I came across this quote a few days ago from Alan Watts:
“Do you know what scholarship means, or what a school means? The original meaning of schola is leisure. We spoke of a ‘scholar and a gentleman’ because a gentleman was a person who had a private income and could afford to be a scholar. He did not have to earn a living and could therefore study the classics and poetry. Today, nothing is more busy than a school. They make you work, work, work, because you have to get through on schedule. There are expedited courses, and you go to school to get a Ph.D. in order to earn a living. So, on the whole, this is a contradiction of scholarship. Scholarship is to study everything that is unimportant and not necessary for survival, including all the charming irrelevancies of life.”
— Alan Watts
I've never read Watts in full; though I've read snippets of his thoughts and work.
I'd like to read The Way of Zen, especially now that I've seen the above quote.
Speaking of this quote, what do you think? At first I sort of balked because the quote seemed elitist, but then I thought about it and realize it's just, perhaps, the reality. For so long, the ability to study, ponder and spend precious time considering relatively obscure and murky philosophical issues was relegated to a certain class, a small one at that.
Now, more people than ever are attending college and other forms of higher education.
I was speaking with a friend the other day, and we discussed education. As any parent knows, the system of education is hardly recognizable for our kids compared to our school years. My daughter's teacher recently announced she's no longer 'teaching' but setting up stations throughout the classroom. The students work at their own pace and ask her questions as one of their stations. She's there to help but not to teach.
I heard on the radio that a DJs daughter came home with an official note from the school (high school) stating that grades could be inflated at cost. That is: students can now (at this school) pay cash money for higher grades.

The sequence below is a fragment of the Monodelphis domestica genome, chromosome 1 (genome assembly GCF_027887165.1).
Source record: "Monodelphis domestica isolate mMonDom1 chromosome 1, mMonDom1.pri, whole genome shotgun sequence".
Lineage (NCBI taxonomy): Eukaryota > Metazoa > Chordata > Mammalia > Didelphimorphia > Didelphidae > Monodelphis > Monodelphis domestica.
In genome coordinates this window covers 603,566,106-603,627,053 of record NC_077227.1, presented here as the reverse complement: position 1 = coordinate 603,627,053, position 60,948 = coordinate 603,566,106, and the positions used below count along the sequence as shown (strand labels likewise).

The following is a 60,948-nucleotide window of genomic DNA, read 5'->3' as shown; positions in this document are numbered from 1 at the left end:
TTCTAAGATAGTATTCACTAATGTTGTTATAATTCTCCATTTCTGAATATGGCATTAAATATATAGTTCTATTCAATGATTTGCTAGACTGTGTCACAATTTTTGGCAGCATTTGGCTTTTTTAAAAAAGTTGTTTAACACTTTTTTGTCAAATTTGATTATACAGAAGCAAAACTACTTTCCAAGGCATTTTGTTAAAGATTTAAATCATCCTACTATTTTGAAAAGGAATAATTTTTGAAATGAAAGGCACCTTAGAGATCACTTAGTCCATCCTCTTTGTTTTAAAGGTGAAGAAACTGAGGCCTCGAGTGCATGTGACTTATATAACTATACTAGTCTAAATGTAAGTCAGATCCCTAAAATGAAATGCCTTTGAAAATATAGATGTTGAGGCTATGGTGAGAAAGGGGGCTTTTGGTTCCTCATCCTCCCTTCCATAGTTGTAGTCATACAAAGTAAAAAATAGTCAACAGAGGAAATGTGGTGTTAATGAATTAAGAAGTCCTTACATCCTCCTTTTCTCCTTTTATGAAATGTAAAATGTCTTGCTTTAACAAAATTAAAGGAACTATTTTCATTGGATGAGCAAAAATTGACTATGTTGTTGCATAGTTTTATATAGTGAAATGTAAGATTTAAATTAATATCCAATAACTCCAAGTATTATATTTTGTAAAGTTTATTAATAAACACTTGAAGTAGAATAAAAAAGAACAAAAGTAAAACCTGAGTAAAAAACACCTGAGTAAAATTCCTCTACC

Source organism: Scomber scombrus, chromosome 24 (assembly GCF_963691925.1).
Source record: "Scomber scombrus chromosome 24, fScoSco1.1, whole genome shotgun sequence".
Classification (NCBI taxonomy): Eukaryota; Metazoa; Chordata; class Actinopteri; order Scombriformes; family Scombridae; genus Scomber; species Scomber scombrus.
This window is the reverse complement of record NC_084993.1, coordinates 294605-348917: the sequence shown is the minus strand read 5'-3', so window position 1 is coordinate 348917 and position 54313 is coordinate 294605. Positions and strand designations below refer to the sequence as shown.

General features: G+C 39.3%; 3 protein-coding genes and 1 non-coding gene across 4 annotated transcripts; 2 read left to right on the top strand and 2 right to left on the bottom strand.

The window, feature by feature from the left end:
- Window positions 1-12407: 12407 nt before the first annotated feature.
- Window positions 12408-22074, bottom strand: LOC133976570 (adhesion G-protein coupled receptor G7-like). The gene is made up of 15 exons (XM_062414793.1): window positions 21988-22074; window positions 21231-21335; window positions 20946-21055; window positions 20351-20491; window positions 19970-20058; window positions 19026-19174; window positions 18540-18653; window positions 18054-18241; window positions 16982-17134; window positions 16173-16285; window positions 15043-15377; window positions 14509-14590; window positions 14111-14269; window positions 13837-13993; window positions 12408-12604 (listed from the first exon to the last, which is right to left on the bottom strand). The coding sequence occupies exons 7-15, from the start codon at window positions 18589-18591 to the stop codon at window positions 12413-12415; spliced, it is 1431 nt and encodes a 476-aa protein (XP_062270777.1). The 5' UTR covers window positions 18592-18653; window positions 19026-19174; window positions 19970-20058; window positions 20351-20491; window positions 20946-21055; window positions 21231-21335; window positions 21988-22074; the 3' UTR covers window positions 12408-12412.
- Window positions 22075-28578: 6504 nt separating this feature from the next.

The school was not without standards, however. A student can't go from failing to passing - just from a low C to a high C.
How discerning of them.
Back to speaking with the friend. He argued that kids shouldn't have to go to college and learn a bunch of stuff they won't use in their careers. Why does one need, for example, to learn sociology if he's going to be an engineer?
I nodded along because I don't know this man particularly well; I was tired and didn't want to get into it. I can see his point, anyway. College costs are shocking. Shocking. How can one possibly have enough money to go through four years and accumulate massive debt if not to come out with a well-paying, stable job?
I guess the elite among us. :)
Maybe nothing really changes after all. What Watts wrote seemed, upon first glance, a little archaic. Now, as I really think about the cost of education and the ability a person has to study subjects at leisure, Watts' comments seem quite modern after all.
It's a bright, hopeful, blue Saturday in these parts. Sandy is asleep still after a 4 a.m. potty break during which she chased a small animal at lightening speed. Can you imagine having that sort of wherewithal at such an hour?
Neither can I.